The thing is set in a small seaside town in Dorset, in southwestern England. The odd-couple detectives are Ellie Miller (Olivia Colman) and Alec Hardy (David Tennant); in the first episode we learn that Hardy, who has been transferred from outside the local cop shop, has taken the lead position Ellie was expecting. Thank goodness, though, the series doesn't make a meal out of her resentment or a conflict between the two -- for the most part, they work together smoothly despite various procedural disagreements.

Tennant speaks in a Scottish accent you need a pickax to get through (unless you're Scottish). He's a bear with a permanent sore paw, who looks like he sleeps in his suit (the tie always knotted below the top shirt button) and would still wear a scowl if he were being massaged with a peacock feather.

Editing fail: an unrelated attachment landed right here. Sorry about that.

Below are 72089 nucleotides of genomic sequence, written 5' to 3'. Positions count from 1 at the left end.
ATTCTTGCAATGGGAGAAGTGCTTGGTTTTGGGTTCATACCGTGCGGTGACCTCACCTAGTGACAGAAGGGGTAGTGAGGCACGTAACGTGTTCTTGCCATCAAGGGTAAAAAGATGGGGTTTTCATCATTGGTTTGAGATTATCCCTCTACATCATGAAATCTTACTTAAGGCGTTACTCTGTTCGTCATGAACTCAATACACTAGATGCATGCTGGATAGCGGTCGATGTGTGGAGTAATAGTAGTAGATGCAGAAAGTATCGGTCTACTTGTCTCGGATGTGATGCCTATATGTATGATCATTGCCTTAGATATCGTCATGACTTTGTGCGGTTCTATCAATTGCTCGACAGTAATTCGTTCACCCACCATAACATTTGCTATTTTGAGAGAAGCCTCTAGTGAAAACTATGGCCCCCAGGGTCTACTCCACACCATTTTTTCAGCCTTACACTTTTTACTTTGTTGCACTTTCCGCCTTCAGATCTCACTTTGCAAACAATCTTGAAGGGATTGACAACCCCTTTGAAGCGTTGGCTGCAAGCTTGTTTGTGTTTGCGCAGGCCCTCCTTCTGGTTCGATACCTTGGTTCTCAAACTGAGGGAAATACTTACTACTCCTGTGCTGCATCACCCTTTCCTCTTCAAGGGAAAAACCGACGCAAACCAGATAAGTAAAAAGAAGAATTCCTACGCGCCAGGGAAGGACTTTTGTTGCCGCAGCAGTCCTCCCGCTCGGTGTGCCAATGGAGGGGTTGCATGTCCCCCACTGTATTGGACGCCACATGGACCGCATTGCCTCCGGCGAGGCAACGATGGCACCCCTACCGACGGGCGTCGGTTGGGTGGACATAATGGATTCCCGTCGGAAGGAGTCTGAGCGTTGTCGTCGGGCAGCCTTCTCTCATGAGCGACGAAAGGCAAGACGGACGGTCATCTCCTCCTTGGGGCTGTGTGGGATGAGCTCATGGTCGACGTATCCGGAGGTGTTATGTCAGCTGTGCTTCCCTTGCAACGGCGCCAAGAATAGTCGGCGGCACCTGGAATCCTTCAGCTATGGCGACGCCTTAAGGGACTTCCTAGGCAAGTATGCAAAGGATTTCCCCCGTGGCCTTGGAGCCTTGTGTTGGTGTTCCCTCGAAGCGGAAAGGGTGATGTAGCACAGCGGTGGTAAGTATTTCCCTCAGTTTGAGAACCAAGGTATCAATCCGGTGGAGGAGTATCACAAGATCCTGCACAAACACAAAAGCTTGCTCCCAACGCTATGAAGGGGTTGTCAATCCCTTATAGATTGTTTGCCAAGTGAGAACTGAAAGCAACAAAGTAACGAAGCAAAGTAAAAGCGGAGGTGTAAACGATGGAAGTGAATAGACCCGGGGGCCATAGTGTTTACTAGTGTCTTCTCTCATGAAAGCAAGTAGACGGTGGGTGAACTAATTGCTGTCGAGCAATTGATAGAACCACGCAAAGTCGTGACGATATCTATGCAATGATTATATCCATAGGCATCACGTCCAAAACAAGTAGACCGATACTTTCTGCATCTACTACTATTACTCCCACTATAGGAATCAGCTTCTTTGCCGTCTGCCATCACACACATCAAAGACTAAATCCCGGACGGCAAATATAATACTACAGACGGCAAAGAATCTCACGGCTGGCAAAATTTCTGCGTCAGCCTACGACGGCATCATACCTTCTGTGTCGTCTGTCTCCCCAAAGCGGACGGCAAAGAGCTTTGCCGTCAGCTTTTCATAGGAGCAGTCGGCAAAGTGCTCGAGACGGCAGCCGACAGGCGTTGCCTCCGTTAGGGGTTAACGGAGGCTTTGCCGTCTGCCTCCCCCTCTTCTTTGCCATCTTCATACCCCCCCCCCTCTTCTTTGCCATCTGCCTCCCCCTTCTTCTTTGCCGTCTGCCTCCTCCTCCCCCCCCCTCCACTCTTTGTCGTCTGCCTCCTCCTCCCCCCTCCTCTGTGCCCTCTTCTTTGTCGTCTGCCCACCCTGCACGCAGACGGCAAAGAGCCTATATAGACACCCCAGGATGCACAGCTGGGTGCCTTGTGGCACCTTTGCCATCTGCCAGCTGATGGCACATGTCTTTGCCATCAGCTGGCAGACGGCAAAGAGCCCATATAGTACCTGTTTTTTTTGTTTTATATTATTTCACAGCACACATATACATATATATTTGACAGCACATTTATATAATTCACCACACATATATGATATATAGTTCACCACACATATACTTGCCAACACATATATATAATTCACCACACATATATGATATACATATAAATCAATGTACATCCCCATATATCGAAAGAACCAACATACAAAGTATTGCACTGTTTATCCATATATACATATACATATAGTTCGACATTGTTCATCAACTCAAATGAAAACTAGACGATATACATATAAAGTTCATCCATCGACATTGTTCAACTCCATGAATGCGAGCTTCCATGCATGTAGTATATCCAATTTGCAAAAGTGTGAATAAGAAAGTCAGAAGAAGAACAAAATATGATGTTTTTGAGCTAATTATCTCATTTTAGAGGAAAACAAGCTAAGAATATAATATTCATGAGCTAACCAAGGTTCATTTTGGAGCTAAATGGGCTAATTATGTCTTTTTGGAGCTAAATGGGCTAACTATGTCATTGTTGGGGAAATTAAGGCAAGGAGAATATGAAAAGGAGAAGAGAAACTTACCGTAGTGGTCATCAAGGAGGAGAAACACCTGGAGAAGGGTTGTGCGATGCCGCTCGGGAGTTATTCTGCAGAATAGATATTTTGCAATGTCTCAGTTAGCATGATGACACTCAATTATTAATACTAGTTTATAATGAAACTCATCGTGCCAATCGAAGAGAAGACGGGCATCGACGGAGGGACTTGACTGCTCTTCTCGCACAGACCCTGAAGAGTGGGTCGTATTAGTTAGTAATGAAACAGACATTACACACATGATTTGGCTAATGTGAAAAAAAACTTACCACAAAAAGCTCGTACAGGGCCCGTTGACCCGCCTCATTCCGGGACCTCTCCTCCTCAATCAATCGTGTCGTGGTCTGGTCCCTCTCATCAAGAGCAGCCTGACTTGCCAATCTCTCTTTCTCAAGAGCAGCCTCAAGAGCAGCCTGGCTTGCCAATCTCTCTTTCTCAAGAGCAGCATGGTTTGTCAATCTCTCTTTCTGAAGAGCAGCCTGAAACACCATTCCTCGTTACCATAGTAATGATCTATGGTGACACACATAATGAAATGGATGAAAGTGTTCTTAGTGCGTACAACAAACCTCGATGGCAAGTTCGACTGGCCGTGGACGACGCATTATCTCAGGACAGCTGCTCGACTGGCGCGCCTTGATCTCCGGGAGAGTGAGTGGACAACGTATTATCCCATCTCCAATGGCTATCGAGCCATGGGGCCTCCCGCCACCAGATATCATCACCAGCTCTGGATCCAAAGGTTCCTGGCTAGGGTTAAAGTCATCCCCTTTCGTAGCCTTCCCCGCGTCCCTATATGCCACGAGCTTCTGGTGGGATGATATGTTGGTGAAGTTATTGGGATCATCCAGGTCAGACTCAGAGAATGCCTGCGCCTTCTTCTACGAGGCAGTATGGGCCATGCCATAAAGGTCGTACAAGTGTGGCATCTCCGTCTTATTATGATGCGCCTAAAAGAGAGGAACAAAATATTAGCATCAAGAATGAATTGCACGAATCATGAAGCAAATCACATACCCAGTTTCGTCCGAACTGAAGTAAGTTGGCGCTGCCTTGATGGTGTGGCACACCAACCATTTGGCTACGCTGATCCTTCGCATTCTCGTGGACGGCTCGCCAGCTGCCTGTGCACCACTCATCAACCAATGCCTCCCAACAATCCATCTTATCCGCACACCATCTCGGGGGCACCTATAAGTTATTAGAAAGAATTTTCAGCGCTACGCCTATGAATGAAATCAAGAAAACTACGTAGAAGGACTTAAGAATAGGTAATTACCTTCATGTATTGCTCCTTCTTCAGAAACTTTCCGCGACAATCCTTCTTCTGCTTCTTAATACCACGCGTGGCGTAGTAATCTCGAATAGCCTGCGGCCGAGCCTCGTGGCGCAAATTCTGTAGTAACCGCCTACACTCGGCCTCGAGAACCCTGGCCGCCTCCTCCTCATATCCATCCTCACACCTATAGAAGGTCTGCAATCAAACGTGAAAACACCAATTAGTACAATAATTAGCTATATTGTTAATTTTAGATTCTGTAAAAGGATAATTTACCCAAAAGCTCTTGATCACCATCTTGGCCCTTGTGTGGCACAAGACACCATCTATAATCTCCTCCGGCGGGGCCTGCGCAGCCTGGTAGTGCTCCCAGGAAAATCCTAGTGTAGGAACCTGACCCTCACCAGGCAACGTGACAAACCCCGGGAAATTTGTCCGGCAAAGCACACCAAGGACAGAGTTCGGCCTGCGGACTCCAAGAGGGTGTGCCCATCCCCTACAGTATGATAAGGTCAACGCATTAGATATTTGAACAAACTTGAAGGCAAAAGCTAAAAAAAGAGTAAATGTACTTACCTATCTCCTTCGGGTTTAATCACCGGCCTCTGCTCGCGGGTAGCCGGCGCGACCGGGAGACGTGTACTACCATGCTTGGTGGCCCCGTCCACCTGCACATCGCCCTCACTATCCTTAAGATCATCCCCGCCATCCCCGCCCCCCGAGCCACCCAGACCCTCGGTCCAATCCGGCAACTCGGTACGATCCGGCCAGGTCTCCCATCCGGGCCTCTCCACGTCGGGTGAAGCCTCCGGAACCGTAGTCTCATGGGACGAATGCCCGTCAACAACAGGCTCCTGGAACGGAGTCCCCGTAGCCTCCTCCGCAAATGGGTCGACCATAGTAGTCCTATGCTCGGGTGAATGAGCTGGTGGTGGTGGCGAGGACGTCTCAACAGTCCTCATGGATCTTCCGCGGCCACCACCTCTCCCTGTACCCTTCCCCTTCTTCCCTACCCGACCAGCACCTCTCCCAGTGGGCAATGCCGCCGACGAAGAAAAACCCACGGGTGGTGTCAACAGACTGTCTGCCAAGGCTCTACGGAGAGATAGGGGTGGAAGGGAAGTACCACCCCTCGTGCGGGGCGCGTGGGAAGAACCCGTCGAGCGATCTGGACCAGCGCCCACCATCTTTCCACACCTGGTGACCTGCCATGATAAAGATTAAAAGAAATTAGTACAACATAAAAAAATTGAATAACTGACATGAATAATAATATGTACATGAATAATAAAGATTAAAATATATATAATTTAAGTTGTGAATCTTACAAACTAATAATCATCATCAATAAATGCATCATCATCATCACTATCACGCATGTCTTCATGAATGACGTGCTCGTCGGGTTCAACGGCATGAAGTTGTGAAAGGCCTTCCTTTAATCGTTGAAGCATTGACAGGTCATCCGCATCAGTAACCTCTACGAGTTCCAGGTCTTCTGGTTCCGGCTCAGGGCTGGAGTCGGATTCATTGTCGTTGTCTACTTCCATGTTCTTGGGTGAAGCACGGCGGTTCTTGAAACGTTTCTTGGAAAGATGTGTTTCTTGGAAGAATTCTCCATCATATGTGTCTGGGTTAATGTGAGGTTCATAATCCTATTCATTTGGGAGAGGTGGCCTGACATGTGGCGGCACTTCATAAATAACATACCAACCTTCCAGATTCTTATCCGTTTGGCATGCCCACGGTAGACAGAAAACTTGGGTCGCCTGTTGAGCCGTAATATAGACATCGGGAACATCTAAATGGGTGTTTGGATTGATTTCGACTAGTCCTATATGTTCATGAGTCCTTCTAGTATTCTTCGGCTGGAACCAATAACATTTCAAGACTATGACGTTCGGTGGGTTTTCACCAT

This actor is, I understand, the most recent Doctor Who. I don't watch Doctor Who, but my wife does, and she says he was excellent. Tennant makes a strong impression, more by his portrayed unpleasant temperament as any attempt to win the audience's favor.

But it's Olivia Colman who steals scene after scene. She appears to be wrapped up in her police work to hide, especially from herself, some deep sadness. Colman has the gift of being able to express several moods at once.

The supporting roles, especially the parents of the murdered young boy who is the subject of the investigation, ably hold up their end.

We are told that the series was shot in the sequence of the episodes, with the writer and director keeping the cast in the dark about who the guilty party was until the final revelation. Supposedly this was to keep them from unconsciously signaling anything to viewers in advance. That sounds like public relations bunk, to give the media something to write about. Actors of this caliber aren't going to drop any hints by mistake. Whatever, Broadchurch is well worth a look for fans of this kind of entertainment.